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What Is a Metric Drill Bit?

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  • Written By: Lori Kilchermann
  • Edited By: Lauren Fritsky
  • Last Modified Date: 17 September 2016
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A metric drill bit is a tool that is used in a power drill motor to make holes in wood, metal and other materials. Used in most countries around the world, the metric drill bit is produced in sizes that are measured in units of the metric measuring system. This is contrary to the drill bits commonly used in the United States, which are measured in fractions of an inch as defined by the Society of Automotive Engineers (SAE) or the American National Standards Institute (ANSI). The metric drill bit is often used in the repair of machines and components manufactured outside of the US, and in some cases, products that are made in the US also use metric-type fasteners and drill bits.

When a component is designed to use a metric fastener, a metric drill bit must be used to provide the proper-sized hole for the fastener to fit into. If a drill bit other than a metric drill bit is used, the fit could be too large or too snug for the fastener. This could create a fastener that has improper shear strength or even a poorly fitting component. This is often a problem in repairing some small machines that may be manufactured using a metric fastener, however, when repaired, is subject to the use of an SAE bolt of an improper size to fit into the metric-sized fastener hole.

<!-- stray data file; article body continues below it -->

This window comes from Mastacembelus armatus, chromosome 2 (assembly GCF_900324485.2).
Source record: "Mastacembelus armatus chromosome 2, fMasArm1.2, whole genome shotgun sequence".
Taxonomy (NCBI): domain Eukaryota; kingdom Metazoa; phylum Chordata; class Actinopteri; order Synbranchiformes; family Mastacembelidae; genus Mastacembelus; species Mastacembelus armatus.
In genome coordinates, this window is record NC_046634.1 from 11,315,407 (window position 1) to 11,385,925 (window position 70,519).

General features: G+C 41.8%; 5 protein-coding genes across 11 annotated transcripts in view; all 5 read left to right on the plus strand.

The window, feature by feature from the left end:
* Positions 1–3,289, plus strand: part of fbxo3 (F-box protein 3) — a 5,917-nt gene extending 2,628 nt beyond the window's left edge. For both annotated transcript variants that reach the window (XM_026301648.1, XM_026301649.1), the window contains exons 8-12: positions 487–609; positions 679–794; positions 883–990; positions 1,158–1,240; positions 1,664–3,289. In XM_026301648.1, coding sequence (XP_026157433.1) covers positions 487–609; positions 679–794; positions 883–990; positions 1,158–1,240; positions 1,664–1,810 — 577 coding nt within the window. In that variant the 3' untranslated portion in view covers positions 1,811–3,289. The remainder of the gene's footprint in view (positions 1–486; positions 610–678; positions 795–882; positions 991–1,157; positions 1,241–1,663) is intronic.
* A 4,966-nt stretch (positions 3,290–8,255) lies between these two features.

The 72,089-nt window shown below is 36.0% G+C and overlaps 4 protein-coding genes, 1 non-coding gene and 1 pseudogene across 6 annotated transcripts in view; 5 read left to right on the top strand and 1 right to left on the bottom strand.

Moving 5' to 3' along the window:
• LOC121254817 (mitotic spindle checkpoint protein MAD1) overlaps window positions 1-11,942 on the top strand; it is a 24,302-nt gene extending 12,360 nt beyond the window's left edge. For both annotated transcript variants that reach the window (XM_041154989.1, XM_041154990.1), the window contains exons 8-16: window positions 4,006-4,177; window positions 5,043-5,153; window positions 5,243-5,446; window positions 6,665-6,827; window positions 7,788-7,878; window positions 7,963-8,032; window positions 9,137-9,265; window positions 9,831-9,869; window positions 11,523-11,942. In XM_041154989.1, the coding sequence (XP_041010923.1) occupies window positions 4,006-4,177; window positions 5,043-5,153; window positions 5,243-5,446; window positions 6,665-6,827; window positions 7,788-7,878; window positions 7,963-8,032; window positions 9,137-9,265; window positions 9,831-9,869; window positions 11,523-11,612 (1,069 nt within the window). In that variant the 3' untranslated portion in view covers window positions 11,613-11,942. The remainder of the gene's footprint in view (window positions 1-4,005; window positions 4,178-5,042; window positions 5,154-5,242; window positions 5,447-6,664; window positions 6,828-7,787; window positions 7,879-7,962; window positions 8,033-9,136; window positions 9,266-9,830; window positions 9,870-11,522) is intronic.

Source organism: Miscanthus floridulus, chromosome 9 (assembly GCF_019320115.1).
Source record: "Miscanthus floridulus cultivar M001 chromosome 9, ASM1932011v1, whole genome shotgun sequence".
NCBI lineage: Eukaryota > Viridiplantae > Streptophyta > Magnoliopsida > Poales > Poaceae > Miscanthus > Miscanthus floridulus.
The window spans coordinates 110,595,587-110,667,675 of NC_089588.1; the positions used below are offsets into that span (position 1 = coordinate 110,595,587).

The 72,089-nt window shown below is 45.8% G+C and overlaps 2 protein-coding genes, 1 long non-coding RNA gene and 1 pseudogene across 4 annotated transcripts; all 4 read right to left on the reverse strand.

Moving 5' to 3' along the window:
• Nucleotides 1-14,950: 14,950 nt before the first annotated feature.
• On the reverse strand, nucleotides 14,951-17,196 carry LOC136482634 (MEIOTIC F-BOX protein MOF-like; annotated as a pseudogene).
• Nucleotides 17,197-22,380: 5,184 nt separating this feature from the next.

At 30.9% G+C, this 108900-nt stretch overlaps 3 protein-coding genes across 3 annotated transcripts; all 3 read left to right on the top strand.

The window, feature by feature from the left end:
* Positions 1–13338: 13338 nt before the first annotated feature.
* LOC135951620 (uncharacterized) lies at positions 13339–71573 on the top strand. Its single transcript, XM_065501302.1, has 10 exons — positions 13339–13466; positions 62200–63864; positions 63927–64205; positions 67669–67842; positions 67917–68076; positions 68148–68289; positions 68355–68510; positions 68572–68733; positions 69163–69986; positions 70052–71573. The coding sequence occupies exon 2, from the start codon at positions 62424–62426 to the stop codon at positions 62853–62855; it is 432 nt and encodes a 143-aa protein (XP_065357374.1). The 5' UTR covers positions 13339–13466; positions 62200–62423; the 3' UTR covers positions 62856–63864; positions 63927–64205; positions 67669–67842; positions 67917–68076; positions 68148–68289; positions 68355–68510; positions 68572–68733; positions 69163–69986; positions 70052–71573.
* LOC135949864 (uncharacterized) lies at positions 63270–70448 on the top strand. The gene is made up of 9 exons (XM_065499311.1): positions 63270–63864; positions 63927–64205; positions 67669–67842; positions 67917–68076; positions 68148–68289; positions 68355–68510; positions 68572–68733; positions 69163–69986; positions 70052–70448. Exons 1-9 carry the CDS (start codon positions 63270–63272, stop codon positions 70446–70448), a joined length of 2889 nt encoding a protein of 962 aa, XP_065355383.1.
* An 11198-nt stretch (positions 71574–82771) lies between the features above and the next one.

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One advantage that the metric drill bit has over the typical American, fractionally measured drill bit is in the sizing of the bit. The metric drill bit is able to be sized with a common metric measurement, however, the American system of measuring a drill bit by a fraction of an inch does not allow for the sizing of particularly small drill bits. The system used to size the ANSI-sized, extremely small drill bits is by gauge. This can commonly be confusing to the user when a very small drill bit is required. First, the user must convert the size of the fastener from a fraction of an inch into a decimal equivalent in the thousandths, add 10 thousandths to the size of the hole for room to insert the bolt, then check a chart to match that number to the gauge size.

A metric drill bit is much easier to size, so the majority of machine shops in the US also use the metric system when machining materials. Several drill bit manufacturers offer kits marked with both the metric drill bit size and the ANSI size on each bit. This removes much of the confusion for the average home repair person.

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